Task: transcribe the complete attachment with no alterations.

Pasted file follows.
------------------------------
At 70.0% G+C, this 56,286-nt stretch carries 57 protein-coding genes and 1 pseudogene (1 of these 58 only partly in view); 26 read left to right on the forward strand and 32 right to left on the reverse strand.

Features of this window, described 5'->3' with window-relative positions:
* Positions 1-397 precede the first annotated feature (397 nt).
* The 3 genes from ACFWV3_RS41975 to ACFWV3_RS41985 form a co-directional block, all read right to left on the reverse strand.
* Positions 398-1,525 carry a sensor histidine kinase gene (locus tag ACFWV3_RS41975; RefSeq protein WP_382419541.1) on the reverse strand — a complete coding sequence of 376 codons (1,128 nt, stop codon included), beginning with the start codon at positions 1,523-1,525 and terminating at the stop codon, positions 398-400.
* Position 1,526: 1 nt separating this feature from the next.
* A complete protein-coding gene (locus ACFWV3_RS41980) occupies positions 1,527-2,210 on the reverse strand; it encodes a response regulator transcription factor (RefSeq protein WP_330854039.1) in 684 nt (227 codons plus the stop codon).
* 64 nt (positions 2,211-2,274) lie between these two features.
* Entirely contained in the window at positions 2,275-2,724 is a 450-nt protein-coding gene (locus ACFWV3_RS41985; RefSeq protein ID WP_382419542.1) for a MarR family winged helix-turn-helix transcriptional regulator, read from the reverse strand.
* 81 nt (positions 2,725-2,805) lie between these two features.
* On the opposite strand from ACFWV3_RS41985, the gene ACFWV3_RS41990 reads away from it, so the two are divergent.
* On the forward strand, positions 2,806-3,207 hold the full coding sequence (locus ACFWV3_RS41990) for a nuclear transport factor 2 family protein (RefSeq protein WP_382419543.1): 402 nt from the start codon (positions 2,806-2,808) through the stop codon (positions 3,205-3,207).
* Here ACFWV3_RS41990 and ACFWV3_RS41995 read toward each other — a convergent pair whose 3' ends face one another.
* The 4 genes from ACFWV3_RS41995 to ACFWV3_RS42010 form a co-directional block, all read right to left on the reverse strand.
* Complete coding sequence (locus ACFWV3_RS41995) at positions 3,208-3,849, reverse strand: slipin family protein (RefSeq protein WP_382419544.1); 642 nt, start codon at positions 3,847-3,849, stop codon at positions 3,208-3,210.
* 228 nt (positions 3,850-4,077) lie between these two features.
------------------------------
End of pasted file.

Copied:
At 70.0% G+C, this 56,286-nt stretch carries 57 protein-coding genes and 1 pseudogene (1 of these 58 only partly in view); 26 read left to right on the forward strand and 32 right to left on the reverse strand.

Features of this window, described 5'->3' with window-relative positions:
* Positions 1-397 precede the first annotated feature (397 nt).
* The 3 genes from ACFWV3_RS41975 to ACFWV3_RS41985 form a co-directional block, all read right to left on the reverse strand.
* Positions 398-1,525 carry a sensor histidine kinase gene (locus tag ACFWV3_RS41975; RefSeq protein WP_382419541.1) on the reverse strand — a complete coding sequence of 376 codons (1,128 nt, stop codon included), beginning with the start codon at positions 1,523-1,525 and terminating at the stop codon, positions 398-400.
* Position 1,526: 1 nt separating this feature from the next.
* A complete protein-coding gene (locus ACFWV3_RS41980) occupies positions 1,527-2,210 on the reverse strand; it encodes a response regulator transcription factor (RefSeq protein WP_330854039.1) in 684 nt (227 codons plus the stop codon).
* 64 nt (positions 2,211-2,274) lie between these two features.
* Entirely contained in the window at positions 2,275-2,724 is a 450-nt protein-coding gene (locus ACFWV3_RS41985; RefSeq protein ID WP_382419542.1) for a MarR family winged helix-turn-helix transcriptional regulator, read from the reverse strand.
* 81 nt (positions 2,725-2,805) lie between these two features.
* On the opposite strand from ACFWV3_RS41985, the gene ACFWV3_RS41990 reads away from it, so the two are divergent.
* On the forward strand, positions 2,806-3,207 hold the full coding sequence (locus ACFWV3_RS41990) for a nuclear transport factor 2 family protein (RefSeq protein WP_382419543.1): 402 nt from the start codon (positions 2,806-2,808) through the stop codon (positions 3,205-3,207).
* Here ACFWV3_RS41990 and ACFWV3_RS41995 read toward each other — a convergent pair whose 3' ends face one another.
* The 4 genes from ACFWV3_RS41995 to ACFWV3_RS42010 form a co-directional block, all read right to left on the reverse strand.
* Complete coding sequence (locus ACFWV3_RS41995) at positions 3,208-3,849, reverse strand: slipin family protein (RefSeq protein WP_382419544.1); 642 nt, start codon at positions 3,847-3,849, stop codon at positions 3,208-3,210.
* 228 nt (positions 3,850-4,077) lie between these two features.